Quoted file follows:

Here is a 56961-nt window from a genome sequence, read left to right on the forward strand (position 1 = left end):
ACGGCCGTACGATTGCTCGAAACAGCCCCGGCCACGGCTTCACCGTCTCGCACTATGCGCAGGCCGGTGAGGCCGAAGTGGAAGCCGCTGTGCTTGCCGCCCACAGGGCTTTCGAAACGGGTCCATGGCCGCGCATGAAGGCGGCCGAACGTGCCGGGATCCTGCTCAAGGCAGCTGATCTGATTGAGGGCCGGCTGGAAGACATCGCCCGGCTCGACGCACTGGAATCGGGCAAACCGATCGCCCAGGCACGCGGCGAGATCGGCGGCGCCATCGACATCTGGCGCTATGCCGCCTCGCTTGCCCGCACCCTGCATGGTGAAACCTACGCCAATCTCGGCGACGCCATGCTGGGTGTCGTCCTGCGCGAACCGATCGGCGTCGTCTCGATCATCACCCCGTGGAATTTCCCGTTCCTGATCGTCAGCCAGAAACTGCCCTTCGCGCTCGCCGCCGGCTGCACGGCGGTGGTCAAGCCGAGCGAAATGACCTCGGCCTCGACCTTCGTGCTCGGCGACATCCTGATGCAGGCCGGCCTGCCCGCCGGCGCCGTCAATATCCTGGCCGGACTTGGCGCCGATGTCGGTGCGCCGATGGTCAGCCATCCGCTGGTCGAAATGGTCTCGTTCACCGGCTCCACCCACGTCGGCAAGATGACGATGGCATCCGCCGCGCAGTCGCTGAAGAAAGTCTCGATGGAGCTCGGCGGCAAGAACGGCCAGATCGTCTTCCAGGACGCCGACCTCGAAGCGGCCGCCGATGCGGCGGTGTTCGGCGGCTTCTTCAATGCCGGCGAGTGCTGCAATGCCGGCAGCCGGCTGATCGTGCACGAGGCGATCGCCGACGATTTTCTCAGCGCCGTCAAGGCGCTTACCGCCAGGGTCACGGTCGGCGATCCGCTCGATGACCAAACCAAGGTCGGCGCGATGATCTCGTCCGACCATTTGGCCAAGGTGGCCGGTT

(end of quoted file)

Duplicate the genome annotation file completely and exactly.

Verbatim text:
Here is a 56961-nt window from a genome sequence, read left to right on the forward strand (position 1 = left end):
ACGGCCGTACGATTGCTCGAAACAGCCCCGGCCACGGCTTCACCGTCTCGCACTATGCGCAGGCCGGTGAGGCCGAAGTGGAAGCCGCTGTGCTTGCCGCCCACAGGGCTTTCGAAACGGGTCCATGGCCGCGCATGAAGGCGGCCGAACGTGCCGGGATCCTGCTCAAGGCAGCTGATCTGATTGAGGGCCGGCTGGAAGACATCGCCCGGCTCGACGCACTGGAATCGGGCAAACCGATCGCCCAGGCACGCGGCGAGATCGGCGGCGCCATCGACATCTGGCGCTATGCCGCCTCGCTTGCCCGCACCCTGCATGGTGAAACCTACGCCAATCTCGGCGACGCCATGCTGGGTGTCGTCCTGCGCGAACCGATCGGCGTCGTCTCGATCATCACCCCGTGGAATTTCCCGTTCCTGATCGTCAGCCAGAAACTGCCCTTCGCGCTCGCCGCCGGCTGCACGGCGGTGGTCAAGCCGAGCGAAATGACCTCGGCCTCGACCTTCGTGCTCGGCGACATCCTGATGCAGGCCGGCCTGCCCGCCGGCGCCGTCAATATCCTGGCCGGACTTGGCGCCGATGTCGGTGCGCCGATGGTCAGCCATCCGCTGGTCGAAATGGTCTCGTTCACCGGCTCCACCCACGTCGGCAAGATGACGATGGCATCCGCCGCGCAGTCGCTGAAGAAAGTCTCGATGGAGCTCGGCGGCAAGAACGGCCAGATCGTCTTCCAGGACGCCGACCTCGAAGCGGCCGCCGATGCGGCGGTGTTCGGCGGCTTCTTCAATGCCGGCGAGTGCTGCAATGCCGGCAGCCGGCTGATCGTGCACGAGGCGATCGCCGACGATTTTCTCAGCGCCGTCAAGGCGCTTACCGCCAGGGTCACGGTCGGCGATCCGCTCGATGACCAAACCAAGGTCGGCGCGATGATCTCGTCCGACCATTTGGCCAAGGTGGCCGGTT